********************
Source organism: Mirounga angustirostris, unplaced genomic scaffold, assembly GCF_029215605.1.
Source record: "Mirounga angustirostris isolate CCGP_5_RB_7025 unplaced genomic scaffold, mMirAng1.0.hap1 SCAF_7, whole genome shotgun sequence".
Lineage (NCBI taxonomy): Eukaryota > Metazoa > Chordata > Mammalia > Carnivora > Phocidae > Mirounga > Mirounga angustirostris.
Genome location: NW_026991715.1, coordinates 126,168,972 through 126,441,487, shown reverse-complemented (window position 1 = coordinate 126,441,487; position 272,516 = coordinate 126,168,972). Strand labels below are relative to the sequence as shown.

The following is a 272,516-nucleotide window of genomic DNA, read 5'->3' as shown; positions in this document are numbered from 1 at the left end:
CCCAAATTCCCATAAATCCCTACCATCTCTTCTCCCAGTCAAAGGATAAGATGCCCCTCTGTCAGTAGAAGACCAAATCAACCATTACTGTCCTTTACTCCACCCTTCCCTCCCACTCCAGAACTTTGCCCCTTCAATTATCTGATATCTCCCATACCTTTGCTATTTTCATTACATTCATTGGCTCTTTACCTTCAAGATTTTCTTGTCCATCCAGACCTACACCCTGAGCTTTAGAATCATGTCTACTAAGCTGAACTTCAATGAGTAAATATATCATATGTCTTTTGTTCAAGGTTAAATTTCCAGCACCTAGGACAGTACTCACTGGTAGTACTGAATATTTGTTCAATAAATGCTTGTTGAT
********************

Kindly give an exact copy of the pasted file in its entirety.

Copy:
Source organism: Mirounga angustirostris, unplaced genomic scaffold, assembly GCF_029215605.1.
Source record: "Mirounga angustirostris isolate CCGP_5_RB_7025 unplaced genomic scaffold, mMirAng1.0.hap1 SCAF_7, whole genome shotgun sequence".
Lineage (NCBI taxonomy): Eukaryota > Metazoa > Chordata > Mammalia > Carnivora > Phocidae > Mirounga > Mirounga angustirostris.
Genome location: NW_026991715.1, coordinates 126,168,972 through 126,441,487, shown reverse-complemented (window position 1 = coordinate 126,441,487; position 272,516 = coordinate 126,168,972). Strand labels below are relative to the sequence as shown.

The following is a 272,516-nucleotide window of genomic DNA, read 5'->3' as shown; positions in this document are numbered from 1 at the left end:
CCCAAATTCCCATAAATCCCTACCATCTCTTCTCCCAGTCAAAGGATAAGATGCCCCTCTGTCAGTAGAAGACCAAATCAACCATTACTGTCCTTTACTCCACCCTTCCCTCCCACTCCAGAACTTTGCCCCTTCAATTATCTGATATCTCCCATACCTTTGCTATTTTCATTACATTCATTGGCTCTTTACCTTCAAGATTTTCTTGTCCATCCAGACCTACACCCTGAGCTTTAGAATCATGTCTACTAAGCTGAACTTCAATGAGTAAATATATCATATGTCTTTTGTTCAAGGTTAAATTTCCAGCACCTAGGACAGTACTCACTGGTAGTACTGAATATTTGTTCAATAAATGCTTGTTGAT